In the “three amigos” band, the BA sets the tune. But it shouldn’t always be that way
During Requirements Discovery and Definition activities, products owners and business analysts lead the dance. The ideas they propose, the problems they present, and the solutions they suggest, set the tone for the requirements that are discovered and ultimately the solution that will be delivered. This can be good or bad. Done well, you can instil a deep shared understanding of, and empathy with, customer needs, and drive the team to find solutions that excel. But done badly, the way the requirements are initially articulated can set the team down a narrow path towards a solution that is not necessarily the best, and that, sometimes, doesn’t even match what the customer really needs.
In most organisations nowadays, it is common practice to review requirements (or “user stories”) before a sprint starts. Product owners and/or business analysts prepare these user stories and present them to the team during requirements discovery or sprint planning sessions, and the team evaluates how much work will be needed to deliver them.
Problems and solutions
The aim of requirements discovery is two-fold. Firstly, the team needs to understand what problem they are trying to solve. And secondly, they need to discover the best way to solve this problem. And although this seems simple enough, it is often a tricky mix to get right.
Product owners and business analysts will often present requirements in the form of detailed solutions, rather than problems to be solved. For example, a product owner will ask for a form or button to be added to a particular screen, rather than describing the business problem they need that form or button to solve. When a team is presented with a problem to solve, rather than with a solution to implement, they are much more likely to come up with more creative, more innovative solutions or more cost-efficient solutions.
Mature teams try to reason not in terms of solutions (the “what”), but in terms of value (“why”) and of possible ways to deliver this value (“what-if”).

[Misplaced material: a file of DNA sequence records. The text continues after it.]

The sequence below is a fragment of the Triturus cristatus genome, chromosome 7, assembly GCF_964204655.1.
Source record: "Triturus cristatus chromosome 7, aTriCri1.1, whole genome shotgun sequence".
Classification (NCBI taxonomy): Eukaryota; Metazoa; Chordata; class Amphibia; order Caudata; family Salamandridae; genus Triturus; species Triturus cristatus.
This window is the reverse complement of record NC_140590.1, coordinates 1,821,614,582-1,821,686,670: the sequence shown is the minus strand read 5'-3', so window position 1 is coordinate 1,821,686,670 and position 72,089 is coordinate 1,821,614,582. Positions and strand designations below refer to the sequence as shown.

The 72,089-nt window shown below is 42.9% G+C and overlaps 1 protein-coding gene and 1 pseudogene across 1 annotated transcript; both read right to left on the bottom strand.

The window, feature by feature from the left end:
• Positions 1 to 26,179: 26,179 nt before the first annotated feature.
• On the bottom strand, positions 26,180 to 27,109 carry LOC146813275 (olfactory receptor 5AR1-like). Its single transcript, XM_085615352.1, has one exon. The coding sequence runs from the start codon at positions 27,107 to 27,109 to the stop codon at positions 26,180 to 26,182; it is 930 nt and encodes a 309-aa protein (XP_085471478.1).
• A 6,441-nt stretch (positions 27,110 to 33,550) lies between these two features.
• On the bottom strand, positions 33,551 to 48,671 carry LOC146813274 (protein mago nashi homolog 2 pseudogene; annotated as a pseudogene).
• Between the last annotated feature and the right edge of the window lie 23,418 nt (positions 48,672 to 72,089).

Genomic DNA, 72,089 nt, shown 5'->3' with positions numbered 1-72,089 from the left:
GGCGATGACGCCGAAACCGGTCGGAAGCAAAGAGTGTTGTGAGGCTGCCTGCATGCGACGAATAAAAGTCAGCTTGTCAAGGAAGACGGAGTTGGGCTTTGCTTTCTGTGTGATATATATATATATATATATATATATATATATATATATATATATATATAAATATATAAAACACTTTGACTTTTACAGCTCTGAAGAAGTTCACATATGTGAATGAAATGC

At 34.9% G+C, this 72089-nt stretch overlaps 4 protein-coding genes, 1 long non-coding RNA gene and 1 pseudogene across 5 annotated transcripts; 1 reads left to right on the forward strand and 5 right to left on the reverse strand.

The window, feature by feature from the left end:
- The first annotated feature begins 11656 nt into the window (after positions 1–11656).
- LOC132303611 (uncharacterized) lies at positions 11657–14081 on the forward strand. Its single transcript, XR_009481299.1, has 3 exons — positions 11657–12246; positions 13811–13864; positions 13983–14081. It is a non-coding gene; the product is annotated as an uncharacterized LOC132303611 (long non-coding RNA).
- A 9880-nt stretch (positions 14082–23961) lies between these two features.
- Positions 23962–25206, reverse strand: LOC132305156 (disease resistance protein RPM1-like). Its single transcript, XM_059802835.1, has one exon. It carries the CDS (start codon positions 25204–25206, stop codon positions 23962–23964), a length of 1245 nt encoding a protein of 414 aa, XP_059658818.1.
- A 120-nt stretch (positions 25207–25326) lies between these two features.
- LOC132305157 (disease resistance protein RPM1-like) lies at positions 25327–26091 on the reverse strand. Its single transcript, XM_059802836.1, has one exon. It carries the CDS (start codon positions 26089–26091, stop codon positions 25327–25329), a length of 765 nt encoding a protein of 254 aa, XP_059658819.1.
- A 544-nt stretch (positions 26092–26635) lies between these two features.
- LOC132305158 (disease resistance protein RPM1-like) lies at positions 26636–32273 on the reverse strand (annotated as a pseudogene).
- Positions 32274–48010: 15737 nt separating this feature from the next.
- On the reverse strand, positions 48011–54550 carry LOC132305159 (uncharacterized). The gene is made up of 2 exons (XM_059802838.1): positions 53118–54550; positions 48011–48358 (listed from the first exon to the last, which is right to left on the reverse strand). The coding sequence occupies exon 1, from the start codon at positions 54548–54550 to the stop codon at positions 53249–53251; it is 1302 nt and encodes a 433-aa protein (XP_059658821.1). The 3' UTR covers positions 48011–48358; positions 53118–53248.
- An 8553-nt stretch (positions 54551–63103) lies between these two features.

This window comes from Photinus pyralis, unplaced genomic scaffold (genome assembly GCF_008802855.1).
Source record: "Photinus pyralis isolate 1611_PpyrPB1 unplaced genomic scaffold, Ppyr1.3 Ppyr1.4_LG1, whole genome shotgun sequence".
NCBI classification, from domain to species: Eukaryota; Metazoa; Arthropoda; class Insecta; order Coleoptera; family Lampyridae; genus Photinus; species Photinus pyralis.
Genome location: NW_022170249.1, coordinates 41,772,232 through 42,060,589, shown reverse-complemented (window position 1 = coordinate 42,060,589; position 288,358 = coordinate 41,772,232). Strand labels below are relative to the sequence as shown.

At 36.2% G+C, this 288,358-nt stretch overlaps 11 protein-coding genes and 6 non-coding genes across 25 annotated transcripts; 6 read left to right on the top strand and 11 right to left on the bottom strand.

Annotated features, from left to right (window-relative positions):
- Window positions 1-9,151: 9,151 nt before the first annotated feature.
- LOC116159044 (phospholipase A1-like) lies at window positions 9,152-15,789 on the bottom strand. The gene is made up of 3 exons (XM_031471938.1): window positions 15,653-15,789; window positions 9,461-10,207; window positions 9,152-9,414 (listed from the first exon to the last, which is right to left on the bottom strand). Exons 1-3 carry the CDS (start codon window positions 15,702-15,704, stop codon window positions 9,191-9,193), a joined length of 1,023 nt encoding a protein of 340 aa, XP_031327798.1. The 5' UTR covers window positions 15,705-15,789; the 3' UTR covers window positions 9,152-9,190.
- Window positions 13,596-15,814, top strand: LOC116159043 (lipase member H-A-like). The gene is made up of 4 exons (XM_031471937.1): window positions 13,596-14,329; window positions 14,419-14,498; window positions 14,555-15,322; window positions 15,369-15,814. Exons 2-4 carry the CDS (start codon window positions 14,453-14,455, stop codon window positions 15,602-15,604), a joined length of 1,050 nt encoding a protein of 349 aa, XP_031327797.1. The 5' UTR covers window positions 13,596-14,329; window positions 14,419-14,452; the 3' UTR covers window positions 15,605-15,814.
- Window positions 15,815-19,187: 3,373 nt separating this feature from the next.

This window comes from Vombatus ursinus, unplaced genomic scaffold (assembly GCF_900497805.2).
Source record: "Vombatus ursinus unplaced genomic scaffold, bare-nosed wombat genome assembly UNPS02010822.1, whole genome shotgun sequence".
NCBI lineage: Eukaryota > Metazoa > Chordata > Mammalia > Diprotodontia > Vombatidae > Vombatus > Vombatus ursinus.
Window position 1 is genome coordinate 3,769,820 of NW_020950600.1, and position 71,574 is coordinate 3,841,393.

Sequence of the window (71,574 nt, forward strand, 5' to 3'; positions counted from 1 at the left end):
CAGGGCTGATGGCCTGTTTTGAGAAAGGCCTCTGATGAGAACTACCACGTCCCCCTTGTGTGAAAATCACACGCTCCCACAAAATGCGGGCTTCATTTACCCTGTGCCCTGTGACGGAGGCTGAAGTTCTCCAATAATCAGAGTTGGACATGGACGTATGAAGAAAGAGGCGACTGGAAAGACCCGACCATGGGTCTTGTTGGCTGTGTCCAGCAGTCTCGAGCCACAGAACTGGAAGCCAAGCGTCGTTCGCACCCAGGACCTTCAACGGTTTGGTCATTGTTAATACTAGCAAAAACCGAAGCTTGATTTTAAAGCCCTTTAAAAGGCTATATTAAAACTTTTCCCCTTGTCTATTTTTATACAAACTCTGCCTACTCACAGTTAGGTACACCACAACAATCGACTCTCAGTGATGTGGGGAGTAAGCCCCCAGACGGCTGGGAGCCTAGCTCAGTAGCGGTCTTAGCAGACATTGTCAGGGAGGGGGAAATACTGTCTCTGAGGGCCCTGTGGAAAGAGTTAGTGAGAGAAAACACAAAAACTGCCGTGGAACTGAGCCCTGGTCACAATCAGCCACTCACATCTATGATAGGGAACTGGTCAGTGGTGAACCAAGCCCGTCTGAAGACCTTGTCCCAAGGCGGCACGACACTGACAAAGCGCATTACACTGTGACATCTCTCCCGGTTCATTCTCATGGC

The perils of anchoring
A more subtle problem comes from Anchoring. In Psychology, anchoring is a form of cognitive bias where we latch on to the first idea we hear, and give it much more importance than the ideas that follow. It subconsciously becomes our “gold standard”, the idea against which all other ideas are compared and judged. It’s a bit like when someone buys a used car. If they initially focus on the number of miles on the odometer, the milage will become the first thing the salesman talks about for every other car, even to the detriment of other potentially more important factors such as the state of the engine. If we are looking for a new house and the first house we visit is near a railway line, the surrounding noise will become a prominent factor when we evaluate every other house we visit. The same thing happens in finance, when investors are reluctant to sell an overvalued investment because they have seen that historically the price has been much higher.
In the context of Requirements Discovery, anchoring happens when a group focuses on, or spends undue time on, the first solution presented, even when this solution is not necessarily the best. When the conversation starts at the solution level (for example what button to add, and on what screen), it generally stays at this level, and superior solutions that might have been found with a broader, more high-level approach can easily be missed.
The problem becomes much worse when the proposed solution comes from the product owner or the business analyst; any teams find it difficult or unnatural to challenge ideas coming from an authority figure, even if they are wrong.
All of these issues are subtle and pervasive, and they are largely capable of sabotaging a team’s ability to deliver a high quality solution. But the first step towards avoiding these pitfalls is becoming aware that there is a problem.
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